Geoffrey Rommel > Teradata-BTET-0.02 > Teradata::BTET

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Name ^

Teradata::BTET - Perl interface to Teradata in BTET mode

Synopsis ^

  use Teradata::BTET;
  use Teradata::BTET qw(:all);  # Exports variables
  $dbh = Teradata::BTET::connect(logonstring);
  $sth = $dbh->prepare($request [,n]);
  $sth->open();
  $sth->fetchrow_list();
  $sth->close();
  $dbh->disconnect;
  # And others. See below.

Description ^

Teradata::BTET is a Perl interface to Teradata SQL. It does not attempt to be a complete interface to Teradata -- for instance, it does not allow multiple sessions, asynchronous requests, or PM/API connections -- but it should be sufficient for many applications.

Methods

This is an object-oriented module; no methods are exported by default. The connect method must be called with its full name; other methods are called with object handles.

Most methods return a true value when they succeed and FALSE upon failure. The fetch methods, however, return the data to be fetched. If there is no row to be fetched, they return an empty list.

Teradata::BTET::connect LOGONSTRING

Connect to Teradata. The argument is a standard Teradata logon string in the form "[server/]user,password[,'account']". This method returns a connection handle that must be used for future prepare and disconnect requests. If the connection fails, undef will be returned. Only one connection can be active at a time.

disconnect

Connection method. Disconnects from Teradata. This method must be applied to the active connection handle.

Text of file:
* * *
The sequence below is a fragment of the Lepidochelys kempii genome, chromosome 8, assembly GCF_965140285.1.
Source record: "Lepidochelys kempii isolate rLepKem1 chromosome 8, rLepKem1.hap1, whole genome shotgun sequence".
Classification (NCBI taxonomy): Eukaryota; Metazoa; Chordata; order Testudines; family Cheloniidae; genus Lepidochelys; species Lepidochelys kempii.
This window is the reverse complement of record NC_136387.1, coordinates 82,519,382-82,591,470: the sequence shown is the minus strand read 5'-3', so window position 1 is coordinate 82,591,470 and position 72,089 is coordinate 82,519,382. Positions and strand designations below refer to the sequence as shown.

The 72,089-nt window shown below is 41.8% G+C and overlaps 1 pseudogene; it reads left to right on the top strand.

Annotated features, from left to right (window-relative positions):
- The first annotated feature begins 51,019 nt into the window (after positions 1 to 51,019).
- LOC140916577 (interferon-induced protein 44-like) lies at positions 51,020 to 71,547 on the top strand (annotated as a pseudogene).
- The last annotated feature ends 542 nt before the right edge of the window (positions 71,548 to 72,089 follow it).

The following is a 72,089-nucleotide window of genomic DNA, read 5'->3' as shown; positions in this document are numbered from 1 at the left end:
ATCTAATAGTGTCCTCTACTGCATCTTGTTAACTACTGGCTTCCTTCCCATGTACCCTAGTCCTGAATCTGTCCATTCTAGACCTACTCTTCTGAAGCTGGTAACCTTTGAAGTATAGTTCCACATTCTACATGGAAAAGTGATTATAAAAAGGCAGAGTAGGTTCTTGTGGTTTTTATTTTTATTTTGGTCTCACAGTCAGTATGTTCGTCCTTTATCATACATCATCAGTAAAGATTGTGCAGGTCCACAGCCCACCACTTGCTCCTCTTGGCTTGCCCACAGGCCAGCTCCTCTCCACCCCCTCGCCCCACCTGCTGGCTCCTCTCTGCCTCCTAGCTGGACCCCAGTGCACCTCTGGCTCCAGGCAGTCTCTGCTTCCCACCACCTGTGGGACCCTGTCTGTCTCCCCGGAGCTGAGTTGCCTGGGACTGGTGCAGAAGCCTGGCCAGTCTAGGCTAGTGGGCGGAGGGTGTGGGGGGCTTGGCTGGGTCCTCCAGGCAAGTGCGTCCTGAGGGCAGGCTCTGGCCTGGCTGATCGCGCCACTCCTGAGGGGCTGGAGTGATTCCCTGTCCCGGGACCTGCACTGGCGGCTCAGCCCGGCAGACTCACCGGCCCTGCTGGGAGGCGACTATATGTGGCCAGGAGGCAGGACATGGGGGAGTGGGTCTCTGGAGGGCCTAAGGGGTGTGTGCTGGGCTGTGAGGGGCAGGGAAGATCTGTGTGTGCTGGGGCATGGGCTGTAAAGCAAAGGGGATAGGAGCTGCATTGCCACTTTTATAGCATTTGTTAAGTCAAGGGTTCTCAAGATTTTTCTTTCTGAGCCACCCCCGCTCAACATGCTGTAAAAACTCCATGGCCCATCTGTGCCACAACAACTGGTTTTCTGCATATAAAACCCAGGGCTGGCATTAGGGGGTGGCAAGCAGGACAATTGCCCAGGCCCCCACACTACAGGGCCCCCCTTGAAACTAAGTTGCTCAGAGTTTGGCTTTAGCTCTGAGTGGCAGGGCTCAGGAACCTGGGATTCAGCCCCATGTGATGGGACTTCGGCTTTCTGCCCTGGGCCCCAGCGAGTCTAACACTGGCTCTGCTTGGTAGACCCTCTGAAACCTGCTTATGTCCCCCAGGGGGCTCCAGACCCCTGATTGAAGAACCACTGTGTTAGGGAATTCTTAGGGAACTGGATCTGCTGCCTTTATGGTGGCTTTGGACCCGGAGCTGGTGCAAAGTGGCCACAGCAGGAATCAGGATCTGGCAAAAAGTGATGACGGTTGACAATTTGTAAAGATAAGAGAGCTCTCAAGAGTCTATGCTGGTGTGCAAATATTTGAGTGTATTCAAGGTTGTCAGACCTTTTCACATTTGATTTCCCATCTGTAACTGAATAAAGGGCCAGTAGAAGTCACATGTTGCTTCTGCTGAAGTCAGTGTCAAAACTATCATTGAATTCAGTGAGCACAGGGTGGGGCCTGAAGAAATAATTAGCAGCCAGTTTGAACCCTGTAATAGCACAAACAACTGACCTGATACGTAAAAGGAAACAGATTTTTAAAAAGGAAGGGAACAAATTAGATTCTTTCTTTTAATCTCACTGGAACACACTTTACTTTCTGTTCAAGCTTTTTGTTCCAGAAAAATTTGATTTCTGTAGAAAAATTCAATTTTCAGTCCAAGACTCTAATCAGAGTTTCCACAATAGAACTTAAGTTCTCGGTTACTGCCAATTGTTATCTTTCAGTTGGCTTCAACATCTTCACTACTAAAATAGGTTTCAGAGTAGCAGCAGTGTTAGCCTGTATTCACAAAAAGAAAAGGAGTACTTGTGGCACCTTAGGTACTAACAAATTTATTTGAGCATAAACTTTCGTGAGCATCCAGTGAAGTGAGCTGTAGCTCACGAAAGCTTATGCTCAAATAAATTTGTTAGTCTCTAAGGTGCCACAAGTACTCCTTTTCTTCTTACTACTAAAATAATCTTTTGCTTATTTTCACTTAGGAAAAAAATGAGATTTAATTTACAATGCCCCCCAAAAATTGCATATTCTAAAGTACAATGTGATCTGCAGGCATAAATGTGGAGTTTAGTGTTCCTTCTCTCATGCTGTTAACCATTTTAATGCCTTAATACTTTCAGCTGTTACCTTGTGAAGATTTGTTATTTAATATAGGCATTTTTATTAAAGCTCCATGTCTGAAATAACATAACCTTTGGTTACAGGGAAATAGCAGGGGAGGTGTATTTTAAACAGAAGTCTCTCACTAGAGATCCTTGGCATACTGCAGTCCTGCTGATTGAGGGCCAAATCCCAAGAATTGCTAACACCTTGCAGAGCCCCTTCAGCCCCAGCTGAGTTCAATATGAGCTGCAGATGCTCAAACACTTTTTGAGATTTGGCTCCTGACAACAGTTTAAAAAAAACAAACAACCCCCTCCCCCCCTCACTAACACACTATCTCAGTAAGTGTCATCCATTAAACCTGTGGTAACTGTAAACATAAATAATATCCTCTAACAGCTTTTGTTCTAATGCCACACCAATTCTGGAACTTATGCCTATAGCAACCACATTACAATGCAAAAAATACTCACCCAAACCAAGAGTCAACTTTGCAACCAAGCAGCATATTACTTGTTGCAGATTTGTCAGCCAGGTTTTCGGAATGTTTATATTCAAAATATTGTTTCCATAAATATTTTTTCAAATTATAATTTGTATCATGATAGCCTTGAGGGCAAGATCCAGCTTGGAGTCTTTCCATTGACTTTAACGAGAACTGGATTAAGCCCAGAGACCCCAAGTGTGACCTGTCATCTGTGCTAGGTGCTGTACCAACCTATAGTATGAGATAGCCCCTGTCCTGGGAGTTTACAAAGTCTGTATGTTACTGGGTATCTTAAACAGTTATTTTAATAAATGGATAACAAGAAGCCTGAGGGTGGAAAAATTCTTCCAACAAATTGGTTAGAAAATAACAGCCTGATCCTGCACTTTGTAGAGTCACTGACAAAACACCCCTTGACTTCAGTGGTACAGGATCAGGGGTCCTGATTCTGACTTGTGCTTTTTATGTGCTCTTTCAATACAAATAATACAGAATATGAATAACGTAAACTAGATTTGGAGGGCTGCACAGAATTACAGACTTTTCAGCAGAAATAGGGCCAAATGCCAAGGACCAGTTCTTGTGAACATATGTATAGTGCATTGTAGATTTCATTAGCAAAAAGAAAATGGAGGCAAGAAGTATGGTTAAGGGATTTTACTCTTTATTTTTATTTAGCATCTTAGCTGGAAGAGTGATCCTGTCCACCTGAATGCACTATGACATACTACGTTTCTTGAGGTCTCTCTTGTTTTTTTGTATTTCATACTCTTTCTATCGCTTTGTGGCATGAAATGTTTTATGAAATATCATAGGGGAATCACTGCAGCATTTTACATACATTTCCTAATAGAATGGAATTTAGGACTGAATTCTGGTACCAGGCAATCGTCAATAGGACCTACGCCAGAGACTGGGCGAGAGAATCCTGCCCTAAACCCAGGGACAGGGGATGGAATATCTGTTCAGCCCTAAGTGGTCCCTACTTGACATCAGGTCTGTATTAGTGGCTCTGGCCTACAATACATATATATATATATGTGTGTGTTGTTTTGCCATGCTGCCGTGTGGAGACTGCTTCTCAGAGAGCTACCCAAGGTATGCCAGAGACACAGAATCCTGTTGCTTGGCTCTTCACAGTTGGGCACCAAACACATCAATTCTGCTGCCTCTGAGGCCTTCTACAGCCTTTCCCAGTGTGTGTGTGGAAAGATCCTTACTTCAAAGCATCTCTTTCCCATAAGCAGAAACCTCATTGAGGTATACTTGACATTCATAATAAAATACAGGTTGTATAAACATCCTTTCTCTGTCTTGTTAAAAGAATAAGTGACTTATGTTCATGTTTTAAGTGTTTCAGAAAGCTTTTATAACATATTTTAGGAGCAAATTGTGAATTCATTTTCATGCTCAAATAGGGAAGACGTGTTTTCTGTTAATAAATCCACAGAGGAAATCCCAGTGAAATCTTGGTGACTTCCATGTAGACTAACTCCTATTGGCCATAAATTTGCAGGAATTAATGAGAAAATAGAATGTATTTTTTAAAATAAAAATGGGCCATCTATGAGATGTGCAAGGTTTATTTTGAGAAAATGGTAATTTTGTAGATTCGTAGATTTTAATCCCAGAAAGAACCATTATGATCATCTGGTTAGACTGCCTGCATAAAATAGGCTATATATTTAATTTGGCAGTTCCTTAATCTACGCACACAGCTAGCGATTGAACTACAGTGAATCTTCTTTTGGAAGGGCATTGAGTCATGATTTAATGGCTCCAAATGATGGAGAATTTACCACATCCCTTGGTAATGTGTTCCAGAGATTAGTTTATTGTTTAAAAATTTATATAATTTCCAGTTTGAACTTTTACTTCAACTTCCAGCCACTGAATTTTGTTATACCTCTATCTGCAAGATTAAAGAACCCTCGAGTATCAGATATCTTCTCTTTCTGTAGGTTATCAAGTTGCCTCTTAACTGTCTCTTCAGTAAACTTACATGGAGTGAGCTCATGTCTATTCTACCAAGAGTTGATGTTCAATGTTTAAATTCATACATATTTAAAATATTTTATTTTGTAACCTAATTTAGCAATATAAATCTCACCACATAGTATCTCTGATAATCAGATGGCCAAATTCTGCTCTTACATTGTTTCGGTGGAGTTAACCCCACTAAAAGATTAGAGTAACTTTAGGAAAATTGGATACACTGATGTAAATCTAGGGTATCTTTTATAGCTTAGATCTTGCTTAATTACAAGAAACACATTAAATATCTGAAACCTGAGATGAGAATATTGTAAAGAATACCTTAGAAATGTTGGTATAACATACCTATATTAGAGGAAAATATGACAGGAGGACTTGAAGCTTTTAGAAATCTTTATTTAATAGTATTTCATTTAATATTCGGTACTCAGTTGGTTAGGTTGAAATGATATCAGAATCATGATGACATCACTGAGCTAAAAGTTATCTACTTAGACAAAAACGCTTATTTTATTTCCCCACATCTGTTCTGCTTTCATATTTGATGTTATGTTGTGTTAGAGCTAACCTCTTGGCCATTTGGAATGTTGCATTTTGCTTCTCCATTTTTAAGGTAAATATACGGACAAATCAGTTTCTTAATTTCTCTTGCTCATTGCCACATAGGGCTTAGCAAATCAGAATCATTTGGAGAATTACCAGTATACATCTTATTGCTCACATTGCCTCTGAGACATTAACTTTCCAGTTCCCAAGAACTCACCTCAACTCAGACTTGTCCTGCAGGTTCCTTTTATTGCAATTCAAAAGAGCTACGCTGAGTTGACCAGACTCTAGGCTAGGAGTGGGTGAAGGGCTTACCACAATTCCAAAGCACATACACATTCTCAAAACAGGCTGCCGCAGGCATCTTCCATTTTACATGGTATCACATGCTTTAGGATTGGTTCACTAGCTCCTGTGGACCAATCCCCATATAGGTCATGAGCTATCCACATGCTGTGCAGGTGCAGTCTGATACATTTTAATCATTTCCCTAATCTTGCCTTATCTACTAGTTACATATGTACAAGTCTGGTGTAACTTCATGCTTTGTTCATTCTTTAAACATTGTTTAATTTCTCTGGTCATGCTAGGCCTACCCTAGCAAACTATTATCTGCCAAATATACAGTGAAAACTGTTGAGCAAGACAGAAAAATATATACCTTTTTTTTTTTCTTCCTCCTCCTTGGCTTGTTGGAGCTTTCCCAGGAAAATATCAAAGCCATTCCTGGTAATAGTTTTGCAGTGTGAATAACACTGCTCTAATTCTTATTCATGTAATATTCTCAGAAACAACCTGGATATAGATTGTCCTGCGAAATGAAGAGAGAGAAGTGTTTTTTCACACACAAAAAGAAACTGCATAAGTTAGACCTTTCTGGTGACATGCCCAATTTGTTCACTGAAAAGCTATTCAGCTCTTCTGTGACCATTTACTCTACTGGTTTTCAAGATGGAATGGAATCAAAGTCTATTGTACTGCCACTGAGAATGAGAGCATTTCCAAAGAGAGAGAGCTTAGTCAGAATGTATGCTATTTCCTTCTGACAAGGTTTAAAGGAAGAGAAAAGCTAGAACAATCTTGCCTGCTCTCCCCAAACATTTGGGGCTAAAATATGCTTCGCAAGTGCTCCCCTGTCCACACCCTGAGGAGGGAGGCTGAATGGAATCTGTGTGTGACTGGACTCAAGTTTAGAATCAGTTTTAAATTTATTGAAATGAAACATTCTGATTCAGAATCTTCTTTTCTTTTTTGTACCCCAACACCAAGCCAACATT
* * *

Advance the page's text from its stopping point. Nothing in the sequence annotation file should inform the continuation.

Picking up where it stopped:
prepare REQUEST [N]

Connection method. Prepares a request for execution. The first argument is the SQL request to be prepared. It can be a multi-statement request, i.e. contain multiple statements separated by semicolons. The second argument (optional) is an integer identifying the request; it must be 0, 1, or 2. The default is 0. This allows you to have up to three requests active at one time, each with its own cursor.

prepare returns a request handle or, if the prepare fails, undef.

The second argument will always be forced to 0, 1, or 2. Consider this example:

   $st0 = $dbh->prepare("select * from dw.employees", 0);
   $st1 = $dbh->prepare("select * from dw.departments", 1);
   $st2 = $dbh->prepare("select * from dw.assets", 2);
   $st9 = $dbh->prepare("select * from dw.liabilities", 9);

The last statement specifies 9, which is invalid. This value will be forced to 2, and $st9 will be identical to $st2.

The prepared statement can include parameter markers ('?' in the place of variables or literals).

execute [ARGS]

Statement method. Executes the prepared statement. If the statement includes parameter markers, arguments can be supplied to take the place of the markers. For more information, see "Data Types".

This method should be used only when the statement does not return data. If data is to be returned, use open instead.

open [ARGS]

Statement method. Executes the prepared statement and opens a cursor to contain the results. If the statement includes parameter markers, arguments can be supplied to take the place of the markers.

fetchrow_list

Statement method. Fetches the next row from the open cursor in list form; e.g.:

   @row = $sth->fetchrow_list();
fetchrow_hash

Statement method. Fetches the next row from the open cursor in hash form; e.g.:

   %row = $sth->fetchrow_hash();

The hash entries are those specified by PREPARE ... USING NAMES.

close

Statement method. Closes the cursor.

begin_tran

Connection method. Issues BEGIN TRANSACTION. This statement cannot be run via prepare.

end_tran

Connection method. Issues END TRANSACTION. This statement cannot be run via prepare.

abort

Connection method. Issues ABORT. No arguments are allowed. This statement cannot be run via prepare.

Example ^

  # Connect and get a database handle.
  $dbh = Teradata::BTET::connect("dbc/user,password")
    or die "Could not connect";
  # Prepare a statement; read the results.
  $sth = $dbh->prepare("sel * from edw.employees");
  $sth->open;
  while (@emp_row = $sth->fetchrow_list) {